Appalachian Magazine publishers releases book

“West Virginia, the Illegal State”

Staf Report

Jeremy T.K. Farley, founder of Appalachian Magazine and West Virginia history author, has released his latest book, West Virginia: The Illegal State.

As the title suggests, the 220-page manuscript takes a hard look at how the Mountain State was created during the American Civil, an event Farley alleges was illegal, against the will of the people, and one that has produced a century and a half of hardship for the people of Southern West Virginia.

“Perhaps the most heartbreaking element regarding the creation of the State of West Virginia,” Farley said, “is that while the rest of the nation was casting off the evil chains of slavery in the closing days of the nineteenth century, the groundwork was being laid in the Appalachian Mountains of West Virginia for a new people to be enchained – the working men and women of the West Virginia coalfields.”

According to the book, Southern West Virginia’s allegiances during the American Civil War were solidly to Virginia and the South; however, the state was created by political trickery led by politicians from the Northern Panhandle – many of whom feared the consequences of being caught on a tiny stretch of land between Ohio and Pennsylvania at the outbreak of war.

“The narrative so many people recite about how or why West Virginia became a state is patently false,” said Farley, whose 3x-great-grandfather, Logan County native Thomas Benton Farley, was a member of the Confederate military force known as the Logan Wild Cats.

“Most are shocked to learn that Wheeling had a thriving slave market in the days leading up to the American Civil War or that West Virginia was the last slave-state admitted into the Union.”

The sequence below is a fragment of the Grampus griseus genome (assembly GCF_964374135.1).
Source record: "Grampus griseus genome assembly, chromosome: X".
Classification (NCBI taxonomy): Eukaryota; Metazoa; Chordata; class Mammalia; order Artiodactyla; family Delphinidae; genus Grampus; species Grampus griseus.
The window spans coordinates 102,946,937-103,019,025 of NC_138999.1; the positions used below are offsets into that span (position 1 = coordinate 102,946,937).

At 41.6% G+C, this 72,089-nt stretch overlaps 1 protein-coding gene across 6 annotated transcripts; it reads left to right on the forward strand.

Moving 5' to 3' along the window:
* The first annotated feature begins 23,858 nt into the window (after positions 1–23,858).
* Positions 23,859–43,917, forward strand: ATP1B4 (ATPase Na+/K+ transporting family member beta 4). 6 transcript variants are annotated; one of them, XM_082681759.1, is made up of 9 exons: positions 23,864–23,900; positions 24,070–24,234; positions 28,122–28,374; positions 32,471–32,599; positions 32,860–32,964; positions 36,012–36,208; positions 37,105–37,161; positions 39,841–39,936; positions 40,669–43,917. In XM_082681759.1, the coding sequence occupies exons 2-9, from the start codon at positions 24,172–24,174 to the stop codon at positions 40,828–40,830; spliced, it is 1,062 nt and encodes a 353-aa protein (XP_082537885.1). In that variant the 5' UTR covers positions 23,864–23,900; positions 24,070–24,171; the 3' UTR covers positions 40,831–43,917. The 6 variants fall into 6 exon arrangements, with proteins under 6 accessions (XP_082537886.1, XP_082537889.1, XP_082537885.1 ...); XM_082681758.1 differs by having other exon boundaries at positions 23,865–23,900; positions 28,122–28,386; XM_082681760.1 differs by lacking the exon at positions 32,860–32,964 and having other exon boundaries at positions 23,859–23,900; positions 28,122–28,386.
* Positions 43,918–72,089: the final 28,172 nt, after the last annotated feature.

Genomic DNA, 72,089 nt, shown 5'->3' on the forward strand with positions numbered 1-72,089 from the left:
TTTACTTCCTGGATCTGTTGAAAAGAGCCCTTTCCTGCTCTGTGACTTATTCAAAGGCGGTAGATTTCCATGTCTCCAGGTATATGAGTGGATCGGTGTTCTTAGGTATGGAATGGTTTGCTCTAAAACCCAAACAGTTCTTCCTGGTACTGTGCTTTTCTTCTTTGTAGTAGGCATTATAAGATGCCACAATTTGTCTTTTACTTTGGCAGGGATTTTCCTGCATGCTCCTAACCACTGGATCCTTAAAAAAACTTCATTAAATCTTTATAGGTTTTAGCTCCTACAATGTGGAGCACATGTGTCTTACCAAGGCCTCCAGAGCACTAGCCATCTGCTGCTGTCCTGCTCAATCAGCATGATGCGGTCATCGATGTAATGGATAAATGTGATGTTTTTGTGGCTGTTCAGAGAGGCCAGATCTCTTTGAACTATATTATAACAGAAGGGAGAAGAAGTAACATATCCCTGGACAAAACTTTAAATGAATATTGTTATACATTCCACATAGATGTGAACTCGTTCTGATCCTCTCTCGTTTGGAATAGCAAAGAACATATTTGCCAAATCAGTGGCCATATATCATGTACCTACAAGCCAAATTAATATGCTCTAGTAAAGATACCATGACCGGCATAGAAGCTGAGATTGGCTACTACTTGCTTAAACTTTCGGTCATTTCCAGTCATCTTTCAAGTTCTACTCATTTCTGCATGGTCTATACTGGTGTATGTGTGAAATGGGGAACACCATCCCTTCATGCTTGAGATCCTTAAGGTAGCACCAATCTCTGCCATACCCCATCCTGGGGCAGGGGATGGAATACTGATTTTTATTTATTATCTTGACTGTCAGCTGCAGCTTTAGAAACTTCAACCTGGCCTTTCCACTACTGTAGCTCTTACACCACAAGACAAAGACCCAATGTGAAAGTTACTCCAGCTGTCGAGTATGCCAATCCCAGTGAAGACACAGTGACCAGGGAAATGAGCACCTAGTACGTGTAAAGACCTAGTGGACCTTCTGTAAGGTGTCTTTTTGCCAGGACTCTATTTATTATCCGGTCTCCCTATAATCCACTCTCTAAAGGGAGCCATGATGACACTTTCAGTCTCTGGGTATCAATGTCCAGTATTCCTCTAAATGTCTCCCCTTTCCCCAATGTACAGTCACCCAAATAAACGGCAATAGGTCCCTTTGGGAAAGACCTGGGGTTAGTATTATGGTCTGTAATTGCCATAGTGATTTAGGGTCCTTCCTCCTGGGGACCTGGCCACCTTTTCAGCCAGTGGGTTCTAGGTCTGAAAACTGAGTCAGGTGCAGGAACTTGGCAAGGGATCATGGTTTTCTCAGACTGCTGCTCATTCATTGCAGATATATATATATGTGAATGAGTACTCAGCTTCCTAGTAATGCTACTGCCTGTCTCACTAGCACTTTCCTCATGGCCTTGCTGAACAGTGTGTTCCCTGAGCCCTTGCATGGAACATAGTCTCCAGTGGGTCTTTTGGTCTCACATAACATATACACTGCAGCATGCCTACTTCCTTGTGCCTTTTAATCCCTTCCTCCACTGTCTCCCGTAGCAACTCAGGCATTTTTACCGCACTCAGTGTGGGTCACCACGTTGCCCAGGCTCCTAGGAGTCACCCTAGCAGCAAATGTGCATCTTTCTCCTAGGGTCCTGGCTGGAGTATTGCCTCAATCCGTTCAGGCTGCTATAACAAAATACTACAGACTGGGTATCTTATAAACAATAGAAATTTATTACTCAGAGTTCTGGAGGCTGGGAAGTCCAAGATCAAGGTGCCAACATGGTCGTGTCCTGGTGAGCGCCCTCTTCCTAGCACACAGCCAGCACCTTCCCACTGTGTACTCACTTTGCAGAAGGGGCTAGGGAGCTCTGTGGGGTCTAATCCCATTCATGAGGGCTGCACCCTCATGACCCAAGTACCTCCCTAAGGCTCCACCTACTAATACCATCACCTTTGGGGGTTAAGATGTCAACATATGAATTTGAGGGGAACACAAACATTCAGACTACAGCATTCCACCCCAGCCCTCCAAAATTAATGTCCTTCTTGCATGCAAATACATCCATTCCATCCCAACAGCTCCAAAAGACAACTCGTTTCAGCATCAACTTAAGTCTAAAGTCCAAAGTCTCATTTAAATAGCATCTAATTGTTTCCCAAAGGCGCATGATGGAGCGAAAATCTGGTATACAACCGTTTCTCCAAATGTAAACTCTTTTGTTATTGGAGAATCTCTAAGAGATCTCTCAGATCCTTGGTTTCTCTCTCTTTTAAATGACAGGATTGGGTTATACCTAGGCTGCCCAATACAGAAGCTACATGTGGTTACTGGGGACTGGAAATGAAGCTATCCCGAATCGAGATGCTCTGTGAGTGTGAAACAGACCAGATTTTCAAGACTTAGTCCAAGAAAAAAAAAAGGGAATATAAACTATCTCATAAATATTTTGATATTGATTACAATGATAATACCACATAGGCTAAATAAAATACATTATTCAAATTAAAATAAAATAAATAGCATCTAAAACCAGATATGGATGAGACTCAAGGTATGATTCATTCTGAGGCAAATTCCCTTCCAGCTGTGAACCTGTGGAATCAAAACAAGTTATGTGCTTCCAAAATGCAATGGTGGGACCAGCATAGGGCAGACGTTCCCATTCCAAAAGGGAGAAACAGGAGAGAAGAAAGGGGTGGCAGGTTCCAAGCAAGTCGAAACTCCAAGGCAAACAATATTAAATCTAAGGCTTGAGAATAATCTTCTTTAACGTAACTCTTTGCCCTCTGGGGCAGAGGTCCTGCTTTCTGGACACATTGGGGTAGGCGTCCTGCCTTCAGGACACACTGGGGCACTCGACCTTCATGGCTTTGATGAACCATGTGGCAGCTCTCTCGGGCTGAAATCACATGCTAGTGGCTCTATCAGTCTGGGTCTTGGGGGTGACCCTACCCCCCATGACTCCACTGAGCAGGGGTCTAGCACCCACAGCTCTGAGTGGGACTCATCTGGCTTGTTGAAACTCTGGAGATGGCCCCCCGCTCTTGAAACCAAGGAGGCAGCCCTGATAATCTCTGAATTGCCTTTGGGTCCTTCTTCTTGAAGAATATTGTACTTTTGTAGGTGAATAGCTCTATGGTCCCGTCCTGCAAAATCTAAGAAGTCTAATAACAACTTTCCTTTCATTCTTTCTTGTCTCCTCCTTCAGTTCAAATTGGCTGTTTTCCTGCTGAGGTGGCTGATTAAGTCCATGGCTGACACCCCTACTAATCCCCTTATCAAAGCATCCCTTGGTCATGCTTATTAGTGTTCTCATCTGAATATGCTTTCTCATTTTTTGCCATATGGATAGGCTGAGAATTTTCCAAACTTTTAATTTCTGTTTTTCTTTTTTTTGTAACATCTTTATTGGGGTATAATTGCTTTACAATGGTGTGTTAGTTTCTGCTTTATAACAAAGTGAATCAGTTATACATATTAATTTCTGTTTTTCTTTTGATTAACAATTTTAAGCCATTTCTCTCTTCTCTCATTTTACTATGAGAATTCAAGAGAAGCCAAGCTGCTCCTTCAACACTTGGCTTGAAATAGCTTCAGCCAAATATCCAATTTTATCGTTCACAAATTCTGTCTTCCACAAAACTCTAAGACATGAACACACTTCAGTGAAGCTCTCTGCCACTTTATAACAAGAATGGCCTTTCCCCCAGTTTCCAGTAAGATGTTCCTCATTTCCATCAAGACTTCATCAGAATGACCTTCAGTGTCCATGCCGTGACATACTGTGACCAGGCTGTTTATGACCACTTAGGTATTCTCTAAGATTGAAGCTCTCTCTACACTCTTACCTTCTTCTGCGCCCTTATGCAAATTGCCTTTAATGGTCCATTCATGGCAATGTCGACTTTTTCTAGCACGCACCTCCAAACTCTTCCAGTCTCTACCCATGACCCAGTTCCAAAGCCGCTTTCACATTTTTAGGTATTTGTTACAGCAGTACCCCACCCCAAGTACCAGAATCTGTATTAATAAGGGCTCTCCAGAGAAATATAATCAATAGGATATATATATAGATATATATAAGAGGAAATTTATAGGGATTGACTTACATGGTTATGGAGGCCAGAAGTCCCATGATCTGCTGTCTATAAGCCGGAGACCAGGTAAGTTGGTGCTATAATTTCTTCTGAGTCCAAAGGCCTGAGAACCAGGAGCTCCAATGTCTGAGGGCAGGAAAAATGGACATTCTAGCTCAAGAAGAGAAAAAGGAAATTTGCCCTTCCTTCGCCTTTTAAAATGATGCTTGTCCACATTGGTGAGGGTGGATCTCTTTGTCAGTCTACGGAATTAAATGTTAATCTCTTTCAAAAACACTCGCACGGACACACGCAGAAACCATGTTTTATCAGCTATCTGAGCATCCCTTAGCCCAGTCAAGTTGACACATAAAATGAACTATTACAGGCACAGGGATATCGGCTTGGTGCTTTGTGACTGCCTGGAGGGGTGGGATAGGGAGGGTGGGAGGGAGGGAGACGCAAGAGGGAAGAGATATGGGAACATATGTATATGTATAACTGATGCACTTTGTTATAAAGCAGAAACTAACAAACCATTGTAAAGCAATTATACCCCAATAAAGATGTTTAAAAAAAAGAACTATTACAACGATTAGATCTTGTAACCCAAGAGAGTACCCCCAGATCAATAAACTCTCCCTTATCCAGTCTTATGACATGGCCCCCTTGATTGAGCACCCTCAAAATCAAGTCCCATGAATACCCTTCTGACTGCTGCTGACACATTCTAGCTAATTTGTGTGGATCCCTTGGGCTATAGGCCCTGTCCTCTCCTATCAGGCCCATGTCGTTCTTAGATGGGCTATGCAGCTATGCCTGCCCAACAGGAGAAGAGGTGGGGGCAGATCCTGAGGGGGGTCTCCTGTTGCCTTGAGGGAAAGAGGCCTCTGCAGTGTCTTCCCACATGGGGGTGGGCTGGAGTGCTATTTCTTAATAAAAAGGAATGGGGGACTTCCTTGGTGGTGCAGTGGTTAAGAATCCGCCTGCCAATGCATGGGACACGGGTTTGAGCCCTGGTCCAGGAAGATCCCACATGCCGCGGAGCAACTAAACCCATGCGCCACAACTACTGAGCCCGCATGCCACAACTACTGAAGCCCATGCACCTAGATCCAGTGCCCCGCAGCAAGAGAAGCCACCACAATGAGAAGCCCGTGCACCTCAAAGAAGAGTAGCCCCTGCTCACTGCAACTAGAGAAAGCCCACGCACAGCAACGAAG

The controversial book is already drawing the ire of some state leaders, Mark Zatezalo, the Ohio-born West Virginia delegate who represents the state’s northernmost district denounced the premise, stating, “There was already a split between Virginia and West Virginia. It would have gotten worse as the people west of the mountains were taken advantage of by their fellow ‘Virginians.’”

Farley counters the Northern Panhandle delegate’s claim by stating, “Of course there was a split, but the split between Northern West Virginia and Southern West Virginia during this time was equal to or greater than the split between eastern and western Virginia… unfortunately, few West Virginians are aware of this great division and the lasting affects this disunion has had on the working men and women of the state have been disastrous.”

“The people of Southern West Virginia have historically been suppressed by the northern ruling elite – it is no coincidence that West Virginia University is hundreds of miles from McDowell County and roughly five miles from Pennsylvania, or that it took the people of Mingo County an entire generation longer to earn the right to unionize than their counterparts in the northern part of the state” contends the Logan County-born author.

“I love West Virginia, it is the one place I call home, but until we get honest about where we came from and recognize some of the lasting affects our ill-advised creation has spurned, we will never be able to rise above many of the problems still plaguing us today in the Mountain State.”

Farley said he knows that the book’s topic may seem a bit controversial, but the book, he says, is written from the perspective of someone who loves West Virginia and simply wishes to shed light on the state’s true origins.

“Our state has an incredible history and for too long we’ve overlooked the full story of our creation,” he contends.

The book is available online through (search “West Virginia: The Illegal State”) and will soon be available wherever books are sold.

For more information about this book, or to schedule an interview with author Jeremy T.K. Farley, please call (276) 389-7996

“West Virginia, the Illegal State”

Staf Report

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